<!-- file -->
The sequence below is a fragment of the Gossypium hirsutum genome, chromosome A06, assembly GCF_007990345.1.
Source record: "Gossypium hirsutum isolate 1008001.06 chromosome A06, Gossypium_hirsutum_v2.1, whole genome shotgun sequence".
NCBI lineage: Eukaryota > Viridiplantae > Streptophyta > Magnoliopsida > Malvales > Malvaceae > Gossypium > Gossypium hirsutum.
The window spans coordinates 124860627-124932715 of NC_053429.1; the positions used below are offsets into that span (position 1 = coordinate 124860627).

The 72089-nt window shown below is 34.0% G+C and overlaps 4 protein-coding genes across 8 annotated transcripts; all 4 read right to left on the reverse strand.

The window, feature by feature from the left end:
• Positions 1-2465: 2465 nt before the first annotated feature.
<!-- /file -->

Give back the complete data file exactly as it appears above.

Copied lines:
The sequence below is a fragment of the Gossypium hirsutum genome, chromosome A06, assembly GCF_007990345.1.
Source record: "Gossypium hirsutum isolate 1008001.06 chromosome A06, Gossypium_hirsutum_v2.1, whole genome shotgun sequence".
NCBI lineage: Eukaryota > Viridiplantae > Streptophyta > Magnoliopsida > Malvales > Malvaceae > Gossypium > Gossypium hirsutum.
The window spans coordinates 124860627-124932715 of NC_053429.1; the positions used below are offsets into that span (position 1 = coordinate 124860627).

The 72089-nt window shown below is 34.0% G+C and overlaps 4 protein-coding genes across 8 annotated transcripts; all 4 read right to left on the reverse strand.

The window, feature by feature from the left end:
• Positions 1-2465: 2465 nt before the first annotated feature.